The late composer John Cage (1912-1992) is one of those artists whose legacy is almost impossible to overstate. There was a world before Cage came along, and that world remains long after he’s gone, but those worlds are very different, and Cage’s seminal sound-craft is a decisive factor. He didn’t just change the music business; he changed music itself, in the process recalibrating the way humans make music, how we listen to music and how we think about music at the most basic and fundamental levels, from orchestrations and collaborations with other artists to manipulations of instruments and recording techniques. As a composer, I see him really as the heir to Arnold Schoenberg, but that could be debated.
A new DVD from Accentus Music, John Cage: Journeys In Sound, was released last October in celebration of Cage’s 100th birthday. It takes a look at the world he left behind, demonstrating in several different ways how the man’s influence persists even now, 20 years after his death. Cage is one of the very few modern composers to have a serious presence in the larger pop-culture, known even to people who’ve never heard his music—and there is a lot to be heard. This release results from the collective efforts of two critically-acclaimed documentary filmmakers, Allan Miller and Paul Smaczny, who together led a production crew numbering some three dozen different people and companies. Miller, a two-time Oscar winner, was a longtime friend and colleague of Cage’s, and he comes armed with archival footage dating back to the 1960s, which he and Smaczny augmented with material drawn from a wide variety of sources around the world. The result is not so much a unified whole, but a series of sketches that all revolve around a central theme: “John Cage”.
The film begins as an old-school 1950s TV set opens up from its place in a sunlit field; the footage shows a young Cage employing various household items to create sounds for an audience whose nervous laughter gives away their general confusion—a common reaction. It then cuts to an older Cage, making meticulous edits to a film project he was constructing out of his famous “Chance Operations”. A scene in Times Square captures a cross-section of people talking about Cage on the street; the point seems to be that, while Cage may be obscure, he is hardly as obscure as one might expect, at least in that setting. The sights and sounds of the city, among other locales, acts as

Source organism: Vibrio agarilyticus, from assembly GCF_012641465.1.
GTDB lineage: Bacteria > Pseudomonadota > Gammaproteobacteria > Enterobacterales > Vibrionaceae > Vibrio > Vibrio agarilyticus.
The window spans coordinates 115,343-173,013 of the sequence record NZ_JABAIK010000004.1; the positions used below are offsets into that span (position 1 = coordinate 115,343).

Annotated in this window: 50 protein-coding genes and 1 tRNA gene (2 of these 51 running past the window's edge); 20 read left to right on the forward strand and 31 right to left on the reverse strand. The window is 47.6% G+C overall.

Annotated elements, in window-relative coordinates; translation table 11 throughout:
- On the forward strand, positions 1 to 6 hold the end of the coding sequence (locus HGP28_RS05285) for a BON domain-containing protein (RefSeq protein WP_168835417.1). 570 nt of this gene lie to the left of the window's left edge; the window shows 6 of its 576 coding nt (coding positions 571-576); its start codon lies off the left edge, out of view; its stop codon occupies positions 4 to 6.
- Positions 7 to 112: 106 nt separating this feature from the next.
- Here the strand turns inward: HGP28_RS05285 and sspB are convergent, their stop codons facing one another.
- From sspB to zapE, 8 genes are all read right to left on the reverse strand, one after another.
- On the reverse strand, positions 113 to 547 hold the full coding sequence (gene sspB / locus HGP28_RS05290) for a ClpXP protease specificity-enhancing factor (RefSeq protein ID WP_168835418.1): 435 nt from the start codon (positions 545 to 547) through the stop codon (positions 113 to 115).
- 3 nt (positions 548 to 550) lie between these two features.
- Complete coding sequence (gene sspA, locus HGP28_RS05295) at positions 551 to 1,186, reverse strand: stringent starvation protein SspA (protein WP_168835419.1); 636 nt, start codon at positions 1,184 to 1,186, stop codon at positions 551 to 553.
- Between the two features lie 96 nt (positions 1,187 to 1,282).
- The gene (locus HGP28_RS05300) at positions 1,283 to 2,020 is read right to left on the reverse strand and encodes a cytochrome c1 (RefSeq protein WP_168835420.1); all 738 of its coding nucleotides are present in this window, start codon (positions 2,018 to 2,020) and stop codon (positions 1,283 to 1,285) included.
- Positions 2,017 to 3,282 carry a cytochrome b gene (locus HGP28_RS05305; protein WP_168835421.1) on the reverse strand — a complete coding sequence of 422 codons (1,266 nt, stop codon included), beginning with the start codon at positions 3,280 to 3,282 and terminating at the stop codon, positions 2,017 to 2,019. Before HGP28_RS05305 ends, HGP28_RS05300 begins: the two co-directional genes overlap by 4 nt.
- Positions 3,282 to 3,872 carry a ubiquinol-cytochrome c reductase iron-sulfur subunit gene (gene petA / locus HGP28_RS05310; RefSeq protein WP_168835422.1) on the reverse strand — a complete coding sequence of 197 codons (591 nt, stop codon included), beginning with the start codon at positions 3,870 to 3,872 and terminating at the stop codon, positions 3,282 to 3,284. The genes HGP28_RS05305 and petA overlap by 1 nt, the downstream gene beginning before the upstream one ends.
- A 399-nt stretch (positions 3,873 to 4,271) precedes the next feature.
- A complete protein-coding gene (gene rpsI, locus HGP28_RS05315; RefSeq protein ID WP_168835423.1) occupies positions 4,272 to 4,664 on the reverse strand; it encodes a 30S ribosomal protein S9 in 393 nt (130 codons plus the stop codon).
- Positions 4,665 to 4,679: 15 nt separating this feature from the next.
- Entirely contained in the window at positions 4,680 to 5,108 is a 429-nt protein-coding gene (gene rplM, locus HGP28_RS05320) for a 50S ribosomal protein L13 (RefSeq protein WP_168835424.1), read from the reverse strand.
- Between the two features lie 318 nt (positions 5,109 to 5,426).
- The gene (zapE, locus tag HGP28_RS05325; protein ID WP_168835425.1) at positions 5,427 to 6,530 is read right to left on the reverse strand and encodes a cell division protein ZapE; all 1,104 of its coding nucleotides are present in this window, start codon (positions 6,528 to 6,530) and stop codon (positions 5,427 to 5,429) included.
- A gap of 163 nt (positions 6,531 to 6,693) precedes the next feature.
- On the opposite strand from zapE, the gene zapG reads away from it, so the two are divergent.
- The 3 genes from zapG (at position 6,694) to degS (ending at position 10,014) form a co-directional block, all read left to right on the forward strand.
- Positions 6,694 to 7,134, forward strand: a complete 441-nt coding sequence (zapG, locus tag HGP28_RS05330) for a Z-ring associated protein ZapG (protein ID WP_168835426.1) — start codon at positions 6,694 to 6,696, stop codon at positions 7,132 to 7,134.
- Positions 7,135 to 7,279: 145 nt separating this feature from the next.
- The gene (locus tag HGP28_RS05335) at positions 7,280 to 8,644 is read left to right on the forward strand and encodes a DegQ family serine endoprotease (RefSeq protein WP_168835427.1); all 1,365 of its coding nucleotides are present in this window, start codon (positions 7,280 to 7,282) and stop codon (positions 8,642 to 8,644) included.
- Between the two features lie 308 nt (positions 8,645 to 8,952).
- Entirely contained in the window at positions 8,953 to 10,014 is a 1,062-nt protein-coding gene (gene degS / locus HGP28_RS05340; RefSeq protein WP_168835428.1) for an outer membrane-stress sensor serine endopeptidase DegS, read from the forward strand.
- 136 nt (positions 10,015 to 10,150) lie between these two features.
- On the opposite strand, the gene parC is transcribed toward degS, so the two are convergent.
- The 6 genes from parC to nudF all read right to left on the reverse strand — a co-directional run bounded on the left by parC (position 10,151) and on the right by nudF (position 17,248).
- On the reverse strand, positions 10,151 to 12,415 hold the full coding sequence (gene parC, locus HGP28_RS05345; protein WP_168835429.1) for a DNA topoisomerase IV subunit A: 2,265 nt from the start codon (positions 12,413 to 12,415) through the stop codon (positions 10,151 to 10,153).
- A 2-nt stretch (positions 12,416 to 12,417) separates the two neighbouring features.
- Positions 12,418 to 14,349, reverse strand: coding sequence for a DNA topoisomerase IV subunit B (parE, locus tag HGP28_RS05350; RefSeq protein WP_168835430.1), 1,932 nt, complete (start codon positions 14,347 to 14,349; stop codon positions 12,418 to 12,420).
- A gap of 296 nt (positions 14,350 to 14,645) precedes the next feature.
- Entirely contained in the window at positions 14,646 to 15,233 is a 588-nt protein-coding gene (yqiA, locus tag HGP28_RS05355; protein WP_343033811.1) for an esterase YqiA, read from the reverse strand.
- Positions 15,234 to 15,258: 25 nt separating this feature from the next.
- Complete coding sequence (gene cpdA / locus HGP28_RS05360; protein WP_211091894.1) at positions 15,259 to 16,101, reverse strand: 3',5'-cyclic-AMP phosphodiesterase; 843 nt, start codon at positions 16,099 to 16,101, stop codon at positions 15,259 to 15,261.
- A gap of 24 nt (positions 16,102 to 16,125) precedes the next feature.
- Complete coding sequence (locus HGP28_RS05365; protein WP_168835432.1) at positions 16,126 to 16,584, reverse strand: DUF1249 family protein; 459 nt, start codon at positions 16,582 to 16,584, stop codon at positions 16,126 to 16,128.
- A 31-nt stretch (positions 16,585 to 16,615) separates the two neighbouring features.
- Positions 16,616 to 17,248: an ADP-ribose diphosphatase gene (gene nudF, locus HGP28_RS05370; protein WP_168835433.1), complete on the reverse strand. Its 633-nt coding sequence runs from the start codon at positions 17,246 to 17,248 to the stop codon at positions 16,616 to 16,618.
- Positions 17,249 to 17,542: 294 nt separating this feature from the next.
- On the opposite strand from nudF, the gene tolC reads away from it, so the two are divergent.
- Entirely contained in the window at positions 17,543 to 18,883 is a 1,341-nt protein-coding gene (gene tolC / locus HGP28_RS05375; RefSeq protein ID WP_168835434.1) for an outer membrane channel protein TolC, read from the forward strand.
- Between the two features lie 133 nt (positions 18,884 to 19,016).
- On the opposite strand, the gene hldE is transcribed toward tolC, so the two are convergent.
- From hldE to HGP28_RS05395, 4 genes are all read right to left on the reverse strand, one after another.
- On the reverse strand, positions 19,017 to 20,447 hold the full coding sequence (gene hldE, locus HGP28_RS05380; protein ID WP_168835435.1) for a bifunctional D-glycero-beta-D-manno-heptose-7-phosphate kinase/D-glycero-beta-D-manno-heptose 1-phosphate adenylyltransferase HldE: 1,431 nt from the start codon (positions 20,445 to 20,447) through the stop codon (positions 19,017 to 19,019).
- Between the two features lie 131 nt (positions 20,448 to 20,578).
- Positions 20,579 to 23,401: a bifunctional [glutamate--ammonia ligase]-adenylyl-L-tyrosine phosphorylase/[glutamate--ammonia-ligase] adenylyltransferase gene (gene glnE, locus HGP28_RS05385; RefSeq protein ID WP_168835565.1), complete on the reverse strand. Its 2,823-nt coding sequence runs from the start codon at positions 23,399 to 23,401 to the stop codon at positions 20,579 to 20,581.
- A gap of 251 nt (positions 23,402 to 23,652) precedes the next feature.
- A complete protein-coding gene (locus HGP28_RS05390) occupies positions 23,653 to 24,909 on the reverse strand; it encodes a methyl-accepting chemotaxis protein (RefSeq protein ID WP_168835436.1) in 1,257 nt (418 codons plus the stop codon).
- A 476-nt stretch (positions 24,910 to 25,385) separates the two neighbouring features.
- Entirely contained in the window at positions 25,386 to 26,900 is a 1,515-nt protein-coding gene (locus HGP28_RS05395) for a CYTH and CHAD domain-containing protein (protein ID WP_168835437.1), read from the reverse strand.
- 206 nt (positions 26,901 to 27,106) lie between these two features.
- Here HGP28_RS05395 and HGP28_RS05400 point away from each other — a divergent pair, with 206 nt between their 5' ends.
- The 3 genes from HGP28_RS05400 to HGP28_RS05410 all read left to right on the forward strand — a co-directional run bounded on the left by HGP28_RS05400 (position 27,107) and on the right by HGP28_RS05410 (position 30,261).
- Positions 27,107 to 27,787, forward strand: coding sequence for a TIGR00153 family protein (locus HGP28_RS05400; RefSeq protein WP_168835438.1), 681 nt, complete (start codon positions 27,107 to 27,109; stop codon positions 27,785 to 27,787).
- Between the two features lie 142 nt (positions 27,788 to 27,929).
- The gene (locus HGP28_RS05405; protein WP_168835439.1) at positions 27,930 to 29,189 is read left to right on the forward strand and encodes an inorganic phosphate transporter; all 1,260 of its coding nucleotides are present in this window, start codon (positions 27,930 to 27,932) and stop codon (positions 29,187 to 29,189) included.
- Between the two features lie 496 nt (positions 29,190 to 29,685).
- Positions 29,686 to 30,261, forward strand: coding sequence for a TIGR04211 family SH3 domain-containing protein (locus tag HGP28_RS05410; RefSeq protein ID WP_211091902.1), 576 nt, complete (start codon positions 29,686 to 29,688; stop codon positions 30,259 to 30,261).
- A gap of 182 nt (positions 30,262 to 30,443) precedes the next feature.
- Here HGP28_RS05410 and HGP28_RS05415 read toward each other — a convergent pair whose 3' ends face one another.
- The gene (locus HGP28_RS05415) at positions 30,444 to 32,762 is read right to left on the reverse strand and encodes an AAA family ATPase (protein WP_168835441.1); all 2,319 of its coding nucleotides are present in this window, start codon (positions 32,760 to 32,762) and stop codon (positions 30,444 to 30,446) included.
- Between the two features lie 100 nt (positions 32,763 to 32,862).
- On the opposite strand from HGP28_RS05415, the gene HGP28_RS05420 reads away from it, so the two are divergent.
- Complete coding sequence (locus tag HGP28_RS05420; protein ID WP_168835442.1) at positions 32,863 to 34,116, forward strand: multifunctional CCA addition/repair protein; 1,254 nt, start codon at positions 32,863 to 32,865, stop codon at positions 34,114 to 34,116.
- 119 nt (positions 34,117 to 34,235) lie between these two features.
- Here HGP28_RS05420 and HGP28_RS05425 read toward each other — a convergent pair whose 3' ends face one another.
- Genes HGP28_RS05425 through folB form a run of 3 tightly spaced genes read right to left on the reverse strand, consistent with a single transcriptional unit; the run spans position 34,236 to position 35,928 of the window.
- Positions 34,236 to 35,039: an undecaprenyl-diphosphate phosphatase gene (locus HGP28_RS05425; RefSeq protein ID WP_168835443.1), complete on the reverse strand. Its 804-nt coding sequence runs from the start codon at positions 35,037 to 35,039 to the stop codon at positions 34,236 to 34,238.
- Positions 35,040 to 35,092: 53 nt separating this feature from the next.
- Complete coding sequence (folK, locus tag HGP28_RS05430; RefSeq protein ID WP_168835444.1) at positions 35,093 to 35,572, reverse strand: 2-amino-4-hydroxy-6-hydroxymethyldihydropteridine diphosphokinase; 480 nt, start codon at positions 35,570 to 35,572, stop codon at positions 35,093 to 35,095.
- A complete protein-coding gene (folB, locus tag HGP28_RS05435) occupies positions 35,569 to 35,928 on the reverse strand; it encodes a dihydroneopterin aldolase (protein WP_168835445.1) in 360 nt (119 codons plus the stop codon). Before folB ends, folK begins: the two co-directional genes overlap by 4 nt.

22 different artists are featured in the film, besides Cage himself. Most of these people would be virtually unknown to the casual observer, with some few notable, indeed crucial exceptions. Topping that list are John Lennon and Yoko Ono, who actually appears in two different incarnations, in her youth alongside Lennon and Cage (bearded, Bob Ross-like), then later in life, after she’d long since become a sort of godmother to the New York avant-garde performance-art circles in which she and Cage both operated for years. Now, it’s not like John Cage needs John Lennon, or anyone else, to lend credibility to his work (which was often controversial to the point of being divisive, like an Albert Ayler or a Lou Reed, circa Metal Machine Music), but his very presence in the film, like some kind of omniscient, omnipresent ghost, elevates the whole affair beyond the quotidian; Lennon, as always, flirts with the sublime.
Journeys In Sound is a documentary about a musician, and not an actual music video, although we are treated to interpretations of Cage’s work in multiple contexts and configurations. Those who may find that there’s not enough actual music on the DVD to suit their tastes will be assuaged somewhat by the bonus material, which begins with a performance of Cage’s infamous exercise in ambient noise, “4’33”, conducted by the great David Tudor. The Schlagquatett Koln applies their percussive skills to Cage’s “Second Construction”, while pianist Steffen Schleiermacher performs a piece from Cage’s “Sonatas and Interludes for Prepared Piano”, followed by his “Water Music”; the latter two pieces really touch on those aspects of Cage’s artistry that has resonated the most contemporaneously. The set is rounded out by interviews with Cage, his longtime companion Merce Cunningham—a former dancer for Martha Graham who later emerged as arguably the leading choreographer of modern dance—and artist Robert Rauschenberg, all of whom were giants in their respected fields but who together pioneered a whole new concept of multidisciplinary art. The DVD booklet also includes a five-page interview with Miller, which helps put the film in context.
John Cage: Journeys In Sound will not add too much to the knowledge-base of serious Cage fans, but it offers a very nice introduction to a man whose work often defies explanation, in part because so many skilled musicians themselves made the effort to put Cage’s influence in their own words. If Cage himself were alive, or could be sent a copy of the DVD in whatever dimension he presently occupies, he would probably enjoy it very much. Of course, if one can construct a documentary whose very subject could watch it and learn something, that is the mark of success—a mark that Messrs. Miller and Smaczny have certainly earned.